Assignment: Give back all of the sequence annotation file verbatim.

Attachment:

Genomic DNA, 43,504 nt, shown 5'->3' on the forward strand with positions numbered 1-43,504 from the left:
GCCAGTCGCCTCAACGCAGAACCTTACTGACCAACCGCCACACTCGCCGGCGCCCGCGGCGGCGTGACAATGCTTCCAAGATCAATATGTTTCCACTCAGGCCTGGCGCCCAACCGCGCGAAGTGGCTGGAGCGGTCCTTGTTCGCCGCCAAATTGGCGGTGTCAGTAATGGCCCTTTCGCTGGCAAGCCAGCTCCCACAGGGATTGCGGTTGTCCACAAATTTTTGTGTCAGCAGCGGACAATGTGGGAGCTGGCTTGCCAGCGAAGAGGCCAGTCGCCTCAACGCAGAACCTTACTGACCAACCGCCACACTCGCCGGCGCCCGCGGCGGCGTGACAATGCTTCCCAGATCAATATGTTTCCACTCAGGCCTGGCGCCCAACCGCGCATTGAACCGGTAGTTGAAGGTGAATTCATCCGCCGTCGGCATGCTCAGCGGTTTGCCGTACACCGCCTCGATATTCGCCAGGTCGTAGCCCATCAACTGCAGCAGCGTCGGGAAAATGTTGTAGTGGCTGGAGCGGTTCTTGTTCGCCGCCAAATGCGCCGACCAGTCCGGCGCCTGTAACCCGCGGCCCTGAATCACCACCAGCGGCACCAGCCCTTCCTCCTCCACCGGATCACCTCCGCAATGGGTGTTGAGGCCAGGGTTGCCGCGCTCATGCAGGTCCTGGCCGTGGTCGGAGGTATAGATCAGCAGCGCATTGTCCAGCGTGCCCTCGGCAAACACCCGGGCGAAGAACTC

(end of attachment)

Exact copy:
Genomic DNA, 43,504 nt, shown 5'->3' on the forward strand with positions numbered 1-43,504 from the left:
GCCAGTCGCCTCAACGCAGAACCTTACTGACCAACCGCCACACTCGCCGGCGCCCGCGGCGGCGTGACAATGCTTCCAAGATCAATATGTTTCCACTCAGGCCTGGCGCCCAACCGCGCGAAGTGGCTGGAGCGGTCCTTGTTCGCCGCCAAATTGGCGGTGTCAGTAATGGCCCTTTCGCTGGCAAGCCAGCTCCCACAGGGATTGCGGTTGTCCACAAATTTTTGTGTCAGCAGCGGACAATGTGGGAGCTGGCTTGCCAGCGAAGAGGCCAGTCGCCTCAACGCAGAACCTTACTGACCAACCGCCACACTCGCCGGCGCCCGCGGCGGCGTGACAATGCTTCCCAGATCAATATGTTTCCACTCAGGCCTGGCGCCCAACCGCGCATTGAACCGGTAGTTGAAGGTGAATTCATCCGCCGTCGGCATGCTCAGCGGTTTGCCGTACACCGCCTCGATATTCGCCAGGTCGTAGCCCATCAACTGCAGCAGCGTCGGGAAAATGTTGTAGTGGCTGGAGCGGTTCTTGTTCGCCGCCAAATGCGCCGACCAGTCCGGCGCCTGTAACCCGCGGCCCTGAATCACCACCAGCGGCACCAGCCCTTCCTCCTCCACCGGATCACCTCCGCAATGGGTGTTGAGGCCAGGGTTGCCGCGCTCATGCAGGTCCTGGCCGTGGTCGGAGGTATAGATCAGCAGCGCATTGTCCAGCGTGCCCTCGGCAAACACCCGGGCGAAGAACTC